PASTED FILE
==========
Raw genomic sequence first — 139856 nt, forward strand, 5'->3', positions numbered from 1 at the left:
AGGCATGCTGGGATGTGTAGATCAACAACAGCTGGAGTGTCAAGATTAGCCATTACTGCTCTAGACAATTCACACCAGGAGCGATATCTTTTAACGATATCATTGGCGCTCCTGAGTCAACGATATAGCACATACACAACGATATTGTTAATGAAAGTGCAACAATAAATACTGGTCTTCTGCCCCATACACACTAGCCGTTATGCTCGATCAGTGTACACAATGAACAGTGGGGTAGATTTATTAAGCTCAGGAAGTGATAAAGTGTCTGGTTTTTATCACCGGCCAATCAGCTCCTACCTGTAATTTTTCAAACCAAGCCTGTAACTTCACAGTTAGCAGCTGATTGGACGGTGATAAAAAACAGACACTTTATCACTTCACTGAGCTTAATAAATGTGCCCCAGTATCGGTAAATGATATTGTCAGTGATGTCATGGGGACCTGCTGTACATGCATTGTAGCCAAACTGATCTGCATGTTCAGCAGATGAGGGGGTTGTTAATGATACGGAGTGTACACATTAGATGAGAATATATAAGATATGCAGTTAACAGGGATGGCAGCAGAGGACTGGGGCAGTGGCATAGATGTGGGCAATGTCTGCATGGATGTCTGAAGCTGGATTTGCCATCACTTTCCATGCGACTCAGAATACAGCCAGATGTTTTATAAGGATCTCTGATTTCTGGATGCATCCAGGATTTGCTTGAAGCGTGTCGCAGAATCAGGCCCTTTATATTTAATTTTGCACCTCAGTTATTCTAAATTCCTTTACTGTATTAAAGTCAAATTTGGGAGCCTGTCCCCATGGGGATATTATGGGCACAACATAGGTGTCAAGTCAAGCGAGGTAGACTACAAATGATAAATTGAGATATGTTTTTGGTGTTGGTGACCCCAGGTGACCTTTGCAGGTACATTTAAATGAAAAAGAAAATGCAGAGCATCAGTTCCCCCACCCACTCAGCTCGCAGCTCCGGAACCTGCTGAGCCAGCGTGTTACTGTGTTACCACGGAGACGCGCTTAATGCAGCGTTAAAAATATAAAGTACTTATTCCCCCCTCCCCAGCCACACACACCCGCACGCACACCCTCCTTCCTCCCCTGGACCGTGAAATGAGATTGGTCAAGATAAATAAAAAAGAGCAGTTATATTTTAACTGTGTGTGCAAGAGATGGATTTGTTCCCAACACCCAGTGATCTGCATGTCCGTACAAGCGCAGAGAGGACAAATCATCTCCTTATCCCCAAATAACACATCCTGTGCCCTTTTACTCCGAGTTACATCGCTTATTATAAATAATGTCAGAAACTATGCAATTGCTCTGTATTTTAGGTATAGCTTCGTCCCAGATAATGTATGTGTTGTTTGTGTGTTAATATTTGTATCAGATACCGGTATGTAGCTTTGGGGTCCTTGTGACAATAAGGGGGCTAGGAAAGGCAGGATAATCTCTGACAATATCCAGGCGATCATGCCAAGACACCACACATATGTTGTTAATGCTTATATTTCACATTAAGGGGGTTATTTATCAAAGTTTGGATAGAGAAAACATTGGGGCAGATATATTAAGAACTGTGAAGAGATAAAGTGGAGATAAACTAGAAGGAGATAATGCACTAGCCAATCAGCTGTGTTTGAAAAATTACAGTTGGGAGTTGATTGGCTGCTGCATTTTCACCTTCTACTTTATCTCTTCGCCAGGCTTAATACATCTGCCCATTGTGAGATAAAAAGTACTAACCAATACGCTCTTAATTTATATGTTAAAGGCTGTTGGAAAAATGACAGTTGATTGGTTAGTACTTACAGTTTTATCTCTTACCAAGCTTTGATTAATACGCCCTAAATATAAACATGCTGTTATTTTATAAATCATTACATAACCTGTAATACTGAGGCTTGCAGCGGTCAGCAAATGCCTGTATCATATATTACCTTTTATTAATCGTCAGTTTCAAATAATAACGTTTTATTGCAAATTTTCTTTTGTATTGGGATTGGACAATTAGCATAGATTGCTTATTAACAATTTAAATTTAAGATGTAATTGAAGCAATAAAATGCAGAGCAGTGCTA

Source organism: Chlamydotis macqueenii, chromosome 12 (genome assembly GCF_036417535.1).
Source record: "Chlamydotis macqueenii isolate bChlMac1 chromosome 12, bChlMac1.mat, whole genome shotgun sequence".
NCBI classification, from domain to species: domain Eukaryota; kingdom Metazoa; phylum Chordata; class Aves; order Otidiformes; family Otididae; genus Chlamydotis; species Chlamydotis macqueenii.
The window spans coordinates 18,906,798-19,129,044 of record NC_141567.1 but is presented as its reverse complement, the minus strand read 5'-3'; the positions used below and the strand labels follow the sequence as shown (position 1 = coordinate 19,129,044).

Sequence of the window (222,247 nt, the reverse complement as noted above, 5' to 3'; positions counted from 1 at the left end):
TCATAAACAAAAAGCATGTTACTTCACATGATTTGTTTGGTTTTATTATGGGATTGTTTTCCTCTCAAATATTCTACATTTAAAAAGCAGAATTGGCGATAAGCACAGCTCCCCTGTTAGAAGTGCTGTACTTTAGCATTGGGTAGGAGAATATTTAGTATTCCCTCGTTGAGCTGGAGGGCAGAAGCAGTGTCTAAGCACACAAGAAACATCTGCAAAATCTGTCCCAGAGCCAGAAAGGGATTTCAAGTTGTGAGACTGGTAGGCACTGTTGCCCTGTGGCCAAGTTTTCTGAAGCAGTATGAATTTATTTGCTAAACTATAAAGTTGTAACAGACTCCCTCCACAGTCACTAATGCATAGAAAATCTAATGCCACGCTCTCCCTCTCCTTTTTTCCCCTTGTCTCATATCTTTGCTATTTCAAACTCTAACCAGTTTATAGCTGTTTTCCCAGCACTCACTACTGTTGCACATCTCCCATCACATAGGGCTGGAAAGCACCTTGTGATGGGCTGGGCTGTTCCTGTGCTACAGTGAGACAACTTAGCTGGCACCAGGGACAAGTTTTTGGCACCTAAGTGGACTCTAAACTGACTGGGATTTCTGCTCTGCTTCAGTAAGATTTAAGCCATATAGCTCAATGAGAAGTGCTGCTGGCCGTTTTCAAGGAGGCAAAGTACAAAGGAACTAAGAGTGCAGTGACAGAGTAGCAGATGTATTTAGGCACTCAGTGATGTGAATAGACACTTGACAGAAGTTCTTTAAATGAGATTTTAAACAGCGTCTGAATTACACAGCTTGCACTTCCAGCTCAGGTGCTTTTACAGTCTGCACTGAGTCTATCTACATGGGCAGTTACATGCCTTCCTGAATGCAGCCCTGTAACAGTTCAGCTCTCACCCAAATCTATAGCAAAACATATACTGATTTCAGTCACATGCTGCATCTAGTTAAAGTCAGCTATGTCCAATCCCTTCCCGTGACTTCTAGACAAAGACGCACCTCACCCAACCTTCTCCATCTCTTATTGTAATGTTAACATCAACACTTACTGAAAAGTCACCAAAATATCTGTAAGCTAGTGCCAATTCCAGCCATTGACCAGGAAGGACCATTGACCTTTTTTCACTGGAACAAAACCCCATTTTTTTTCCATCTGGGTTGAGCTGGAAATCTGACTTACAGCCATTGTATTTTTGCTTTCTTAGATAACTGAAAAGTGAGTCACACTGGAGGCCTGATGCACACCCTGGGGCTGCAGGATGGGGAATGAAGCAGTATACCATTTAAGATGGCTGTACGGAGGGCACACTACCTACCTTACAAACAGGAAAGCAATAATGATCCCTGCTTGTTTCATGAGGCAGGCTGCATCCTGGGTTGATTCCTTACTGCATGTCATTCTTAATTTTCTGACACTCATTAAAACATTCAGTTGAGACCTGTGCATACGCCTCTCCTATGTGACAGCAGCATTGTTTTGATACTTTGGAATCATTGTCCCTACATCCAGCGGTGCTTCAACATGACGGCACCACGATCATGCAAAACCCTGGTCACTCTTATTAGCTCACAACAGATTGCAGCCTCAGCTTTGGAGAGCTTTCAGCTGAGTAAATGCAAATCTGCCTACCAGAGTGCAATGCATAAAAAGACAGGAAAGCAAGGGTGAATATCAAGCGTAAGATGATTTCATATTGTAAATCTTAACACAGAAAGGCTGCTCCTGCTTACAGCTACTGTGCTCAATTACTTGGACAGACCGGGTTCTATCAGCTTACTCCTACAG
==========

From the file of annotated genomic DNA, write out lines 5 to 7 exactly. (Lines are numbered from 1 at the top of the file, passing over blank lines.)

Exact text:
NCBI classification, from domain to species: domain Eukaryota; kingdom Metazoa; phylum Chordata; class Aves; order Otidiformes; family Otididae; genus Chlamydotis; species Chlamydotis macqueenii.
The window spans coordinates 18,906,798-19,129,044 of record NC_141567.1 but is presented as its reverse complement, the minus strand read 5'-3'; the positions used below and the strand labels follow the sequence as shown (position 1 = coordinate 19,129,044).

Sequence of the window (222,247 nt, the reverse complement as noted above, 5' to 3'; positions counted from 1 at the left end):